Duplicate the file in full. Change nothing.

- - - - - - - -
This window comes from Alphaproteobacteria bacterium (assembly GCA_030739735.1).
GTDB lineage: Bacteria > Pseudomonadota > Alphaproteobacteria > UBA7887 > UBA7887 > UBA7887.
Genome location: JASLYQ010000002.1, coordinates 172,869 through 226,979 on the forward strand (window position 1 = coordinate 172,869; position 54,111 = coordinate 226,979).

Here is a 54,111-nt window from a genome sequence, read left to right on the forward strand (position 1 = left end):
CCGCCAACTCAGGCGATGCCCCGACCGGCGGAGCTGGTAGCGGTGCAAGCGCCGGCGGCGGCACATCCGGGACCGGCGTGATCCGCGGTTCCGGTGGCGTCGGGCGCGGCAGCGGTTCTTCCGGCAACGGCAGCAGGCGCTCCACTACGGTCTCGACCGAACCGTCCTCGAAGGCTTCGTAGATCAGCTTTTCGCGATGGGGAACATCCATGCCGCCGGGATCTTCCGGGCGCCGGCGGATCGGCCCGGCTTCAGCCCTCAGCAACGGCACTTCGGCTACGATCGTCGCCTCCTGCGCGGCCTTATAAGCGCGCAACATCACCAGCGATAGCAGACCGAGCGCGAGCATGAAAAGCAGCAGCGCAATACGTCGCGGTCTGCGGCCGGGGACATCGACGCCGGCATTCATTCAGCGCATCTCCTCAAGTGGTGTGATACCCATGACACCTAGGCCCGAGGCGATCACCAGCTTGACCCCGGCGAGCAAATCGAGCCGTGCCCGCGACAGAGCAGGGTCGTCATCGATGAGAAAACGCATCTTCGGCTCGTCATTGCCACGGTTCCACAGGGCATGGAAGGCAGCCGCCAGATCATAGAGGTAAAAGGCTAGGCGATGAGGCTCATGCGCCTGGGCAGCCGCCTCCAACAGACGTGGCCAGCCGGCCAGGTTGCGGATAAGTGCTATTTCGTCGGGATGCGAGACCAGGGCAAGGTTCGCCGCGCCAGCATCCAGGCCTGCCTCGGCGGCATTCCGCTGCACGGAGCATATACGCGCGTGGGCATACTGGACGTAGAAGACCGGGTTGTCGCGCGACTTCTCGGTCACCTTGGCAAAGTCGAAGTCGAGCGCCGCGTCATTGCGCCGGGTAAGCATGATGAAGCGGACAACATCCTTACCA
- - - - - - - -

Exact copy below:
This window comes from Alphaproteobacteria bacterium (assembly GCA_030739735.1).
GTDB lineage: Bacteria > Pseudomonadota > Alphaproteobacteria > UBA7887 > UBA7887 > UBA7887.
Genome location: JASLYQ010000002.1, coordinates 172,869 through 226,979 on the forward strand (window position 1 = coordinate 172,869; position 54,111 = coordinate 226,979).

Here is a 54,111-nt window from a genome sequence, read left to right on the forward strand (position 1 = left end):
CCGCCAACTCAGGCGATGCCCCGACCGGCGGAGCTGGTAGCGGTGCAAGCGCCGGCGGCGGCACATCCGGGACCGGCGTGATCCGCGGTTCCGGTGGCGTCGGGCGCGGCAGCGGTTCTTCCGGCAACGGCAGCAGGCGCTCCACTACGGTCTCGACCGAACCGTCCTCGAAGGCTTCGTAGATCAGCTTTTCGCGATGGGGAACATCCATGCCGCCGGGATCTTCCGGGCGCCGGCGGATCGGCCCGGCTTCAGCCCTCAGCAACGGCACTTCGGCTACGATCGTCGCCTCCTGCGCGGCCTTATAAGCGCGCAACATCACCAGCGATAGCAGACCGAGCGCGAGCATGAAAAGCAGCAGCGCAATACGTCGCGGTCTGCGGCCGGGGACATCGACGCCGGCATTCATTCAGCGCATCTCCTCAAGTGGTGTGATACCCATGACACCTAGGCCCGAGGCGATCACCAGCTTGACCCCGGCGAGCAAATCGAGCCGTGCCCGCGACAGAGCAGGGTCGTCATCGATGAGAAAACGCATCTTCGGCTCGTCATTGCCACGGTTCCACAGGGCATGGAAGGCAGCCGCCAGATCATAGAGGTAAAAGGCTAGGCGATGAGGCTCATGCGCCTGGGCAGCCGCCTCCAACAGACGTGGCCAGCCGGCCAGGTTGCGGATAAGTGCTATTTCGTCGGGATGCGAGACCAGGGCAAGGTTCGCCGCGCCAGCATCCAGGCCTGCCTCGGCGGCATTCCGCTGCACGGAGCATATACGCGCGTGGGCATACTGGACGTAGAAGACCGGGTTGTCGCGCGACTTCTCGGTCACCTTGGCAAAGTCGAAGTCGAGCGCCGCGTCATTGCGCCGGGTAAGCATGATGAAGCGGACAACATCCTTACCA